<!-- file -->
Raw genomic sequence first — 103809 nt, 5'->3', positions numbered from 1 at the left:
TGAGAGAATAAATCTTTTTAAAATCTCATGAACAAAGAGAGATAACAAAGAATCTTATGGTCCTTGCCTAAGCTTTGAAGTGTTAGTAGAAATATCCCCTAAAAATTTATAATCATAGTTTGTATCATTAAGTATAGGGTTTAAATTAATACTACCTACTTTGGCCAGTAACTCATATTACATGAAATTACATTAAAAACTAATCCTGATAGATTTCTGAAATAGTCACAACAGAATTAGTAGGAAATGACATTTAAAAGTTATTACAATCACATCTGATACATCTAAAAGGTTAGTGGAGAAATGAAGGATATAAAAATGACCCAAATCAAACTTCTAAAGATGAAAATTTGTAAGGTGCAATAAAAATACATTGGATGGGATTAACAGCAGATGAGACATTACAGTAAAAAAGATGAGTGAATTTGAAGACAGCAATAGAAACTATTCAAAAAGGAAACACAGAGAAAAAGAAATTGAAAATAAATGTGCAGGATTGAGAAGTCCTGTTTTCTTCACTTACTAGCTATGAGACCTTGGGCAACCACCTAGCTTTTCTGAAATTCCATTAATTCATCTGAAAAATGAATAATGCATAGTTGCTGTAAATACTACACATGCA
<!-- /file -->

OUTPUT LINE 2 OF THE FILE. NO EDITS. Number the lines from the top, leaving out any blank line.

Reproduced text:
TGAGAGAATAAATCTTTTTAAAATCTCATGAACAAAGAGAGATAACAAAGAATCTTATGGTCCTTGCCTAAGCTTTGAAGTGTTAGTAGAAATATCCCCTAAAAATTTATAATCATAGTTTGTATCATTAAGTATAGGGTTTAAATTAATACTACCTACTTTGGCCAGTAACTCATATTACATGAAATTACATTAAAAACTAATCCTGATAGATTTCTGAAATAGTCACAACAGAATTAGTAGGAAATGACATTTAAAAGTTATTACAATCACATCTGATACATCTAAAAGGTTAGTGGAGAAATGAAGGATATAAAAATGACCCAAATCAAACTTCTAAAGATGAAAATTTGTAAGGTGCAATAAAAATACATTGGATGGGATTAACAGCAGATGAGACATTACAGTAAAAAAGATGAGTGAATTTGAAGACAGCAATAGAAACTATTCAAAAAGGAAACACAGAGAAAAAGAAATTGAAAATAAATGTGCAGGATTGAGAAGTCCTGTTTTCTTCACTTACTAGCTATGAGACCTTGGGCAACCACCTAGCTTTTCTGAAATTCCATTAATTCATCTGAAAAATGAATAATGCATAGTTGCTGTAAATACTACACATGCA